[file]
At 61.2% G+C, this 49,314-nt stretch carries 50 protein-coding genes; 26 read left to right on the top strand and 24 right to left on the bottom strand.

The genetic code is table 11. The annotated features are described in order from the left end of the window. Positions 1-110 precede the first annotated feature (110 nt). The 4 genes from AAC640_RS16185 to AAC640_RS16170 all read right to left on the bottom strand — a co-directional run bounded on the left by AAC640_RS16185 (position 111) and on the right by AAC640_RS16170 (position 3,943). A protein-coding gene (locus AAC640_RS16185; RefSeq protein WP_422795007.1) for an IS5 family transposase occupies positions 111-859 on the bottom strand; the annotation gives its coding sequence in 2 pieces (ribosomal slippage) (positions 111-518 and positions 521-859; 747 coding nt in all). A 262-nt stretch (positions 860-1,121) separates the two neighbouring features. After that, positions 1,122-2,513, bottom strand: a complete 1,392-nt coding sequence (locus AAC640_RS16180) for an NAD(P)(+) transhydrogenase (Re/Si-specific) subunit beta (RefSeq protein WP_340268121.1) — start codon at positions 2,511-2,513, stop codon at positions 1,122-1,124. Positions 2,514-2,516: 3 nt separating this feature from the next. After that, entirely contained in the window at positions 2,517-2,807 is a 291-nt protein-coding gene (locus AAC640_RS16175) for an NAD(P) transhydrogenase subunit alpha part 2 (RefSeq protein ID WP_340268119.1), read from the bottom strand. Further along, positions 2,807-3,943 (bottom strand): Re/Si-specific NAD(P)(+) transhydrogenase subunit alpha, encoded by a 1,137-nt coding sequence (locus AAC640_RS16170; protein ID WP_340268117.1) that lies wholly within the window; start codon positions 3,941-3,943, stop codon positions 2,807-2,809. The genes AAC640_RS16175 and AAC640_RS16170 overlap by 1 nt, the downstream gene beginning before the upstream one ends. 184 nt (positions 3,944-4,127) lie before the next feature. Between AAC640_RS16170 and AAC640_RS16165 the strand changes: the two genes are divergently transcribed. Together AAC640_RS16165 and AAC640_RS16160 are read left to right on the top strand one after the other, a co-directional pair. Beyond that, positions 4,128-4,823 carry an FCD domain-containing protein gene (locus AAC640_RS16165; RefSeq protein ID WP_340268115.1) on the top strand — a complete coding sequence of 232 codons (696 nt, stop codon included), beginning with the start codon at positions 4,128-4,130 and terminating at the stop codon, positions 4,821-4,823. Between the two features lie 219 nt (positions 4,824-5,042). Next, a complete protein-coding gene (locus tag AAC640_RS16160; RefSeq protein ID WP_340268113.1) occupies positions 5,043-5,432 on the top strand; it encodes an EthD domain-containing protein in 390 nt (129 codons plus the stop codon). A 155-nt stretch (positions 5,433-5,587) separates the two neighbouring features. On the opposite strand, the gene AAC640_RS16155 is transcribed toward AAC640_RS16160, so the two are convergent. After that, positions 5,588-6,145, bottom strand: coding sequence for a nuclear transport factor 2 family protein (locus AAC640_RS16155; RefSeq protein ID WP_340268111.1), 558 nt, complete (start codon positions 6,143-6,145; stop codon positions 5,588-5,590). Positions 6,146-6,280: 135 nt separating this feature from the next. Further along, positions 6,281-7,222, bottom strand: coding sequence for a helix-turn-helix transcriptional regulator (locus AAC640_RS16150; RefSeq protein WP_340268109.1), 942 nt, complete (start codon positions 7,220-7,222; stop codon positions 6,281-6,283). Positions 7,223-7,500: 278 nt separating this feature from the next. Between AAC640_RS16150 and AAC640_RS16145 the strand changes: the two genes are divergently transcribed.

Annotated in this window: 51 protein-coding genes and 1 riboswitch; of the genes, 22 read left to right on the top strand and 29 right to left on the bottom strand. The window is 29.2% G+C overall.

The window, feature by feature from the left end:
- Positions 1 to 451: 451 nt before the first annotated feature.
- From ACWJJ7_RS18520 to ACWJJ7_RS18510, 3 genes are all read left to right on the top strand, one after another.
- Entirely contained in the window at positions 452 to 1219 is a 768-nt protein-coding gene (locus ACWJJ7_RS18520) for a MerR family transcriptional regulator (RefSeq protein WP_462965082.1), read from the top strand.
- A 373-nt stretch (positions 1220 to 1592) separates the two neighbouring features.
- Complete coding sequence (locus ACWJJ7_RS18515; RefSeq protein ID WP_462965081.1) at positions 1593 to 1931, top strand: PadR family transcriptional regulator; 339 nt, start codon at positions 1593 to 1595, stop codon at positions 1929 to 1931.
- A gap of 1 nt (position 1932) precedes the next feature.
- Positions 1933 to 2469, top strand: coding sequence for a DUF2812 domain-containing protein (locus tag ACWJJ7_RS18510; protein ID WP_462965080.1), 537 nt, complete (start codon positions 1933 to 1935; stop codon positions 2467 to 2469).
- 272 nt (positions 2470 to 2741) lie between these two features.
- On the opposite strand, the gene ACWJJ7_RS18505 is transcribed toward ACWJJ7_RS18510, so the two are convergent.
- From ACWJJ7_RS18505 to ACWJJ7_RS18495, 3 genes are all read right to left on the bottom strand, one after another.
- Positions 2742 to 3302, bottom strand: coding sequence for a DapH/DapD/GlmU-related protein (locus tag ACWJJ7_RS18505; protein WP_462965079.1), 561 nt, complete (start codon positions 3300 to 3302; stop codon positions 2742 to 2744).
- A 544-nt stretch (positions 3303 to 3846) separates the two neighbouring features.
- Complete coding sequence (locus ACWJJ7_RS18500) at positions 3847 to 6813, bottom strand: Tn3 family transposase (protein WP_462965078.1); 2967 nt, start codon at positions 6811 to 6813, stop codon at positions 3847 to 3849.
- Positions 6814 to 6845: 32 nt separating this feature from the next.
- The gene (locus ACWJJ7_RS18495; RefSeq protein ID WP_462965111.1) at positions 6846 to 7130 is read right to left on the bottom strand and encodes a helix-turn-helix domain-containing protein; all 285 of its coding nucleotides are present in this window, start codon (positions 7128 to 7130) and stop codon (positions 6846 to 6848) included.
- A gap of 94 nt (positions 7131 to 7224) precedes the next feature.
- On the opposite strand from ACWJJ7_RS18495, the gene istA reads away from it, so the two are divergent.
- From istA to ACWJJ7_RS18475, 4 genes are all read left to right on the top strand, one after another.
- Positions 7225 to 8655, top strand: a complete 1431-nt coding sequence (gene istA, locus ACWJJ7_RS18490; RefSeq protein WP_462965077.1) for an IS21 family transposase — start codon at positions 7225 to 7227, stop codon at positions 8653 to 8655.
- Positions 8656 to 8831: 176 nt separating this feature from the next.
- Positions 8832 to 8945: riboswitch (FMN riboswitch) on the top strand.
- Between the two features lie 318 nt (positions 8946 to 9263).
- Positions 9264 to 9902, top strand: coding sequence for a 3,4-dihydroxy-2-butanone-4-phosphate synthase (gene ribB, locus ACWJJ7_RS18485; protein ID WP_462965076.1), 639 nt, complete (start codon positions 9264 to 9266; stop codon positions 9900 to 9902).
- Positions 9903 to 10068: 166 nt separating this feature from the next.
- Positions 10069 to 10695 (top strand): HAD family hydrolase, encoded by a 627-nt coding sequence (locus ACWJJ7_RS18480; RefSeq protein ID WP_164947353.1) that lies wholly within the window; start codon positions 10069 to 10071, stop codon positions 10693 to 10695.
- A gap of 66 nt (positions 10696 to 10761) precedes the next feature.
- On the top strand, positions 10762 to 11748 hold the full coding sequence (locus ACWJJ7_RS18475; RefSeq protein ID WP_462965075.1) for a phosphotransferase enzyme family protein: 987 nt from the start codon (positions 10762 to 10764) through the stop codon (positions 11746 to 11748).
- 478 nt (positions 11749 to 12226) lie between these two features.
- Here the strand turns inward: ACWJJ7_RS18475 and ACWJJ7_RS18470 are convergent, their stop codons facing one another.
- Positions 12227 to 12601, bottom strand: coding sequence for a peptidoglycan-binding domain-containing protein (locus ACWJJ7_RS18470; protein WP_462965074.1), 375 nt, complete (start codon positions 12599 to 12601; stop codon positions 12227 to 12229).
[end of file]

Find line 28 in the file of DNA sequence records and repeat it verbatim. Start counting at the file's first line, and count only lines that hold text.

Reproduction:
- Positions 9903 to 10068: 166 nt separating this feature from the next.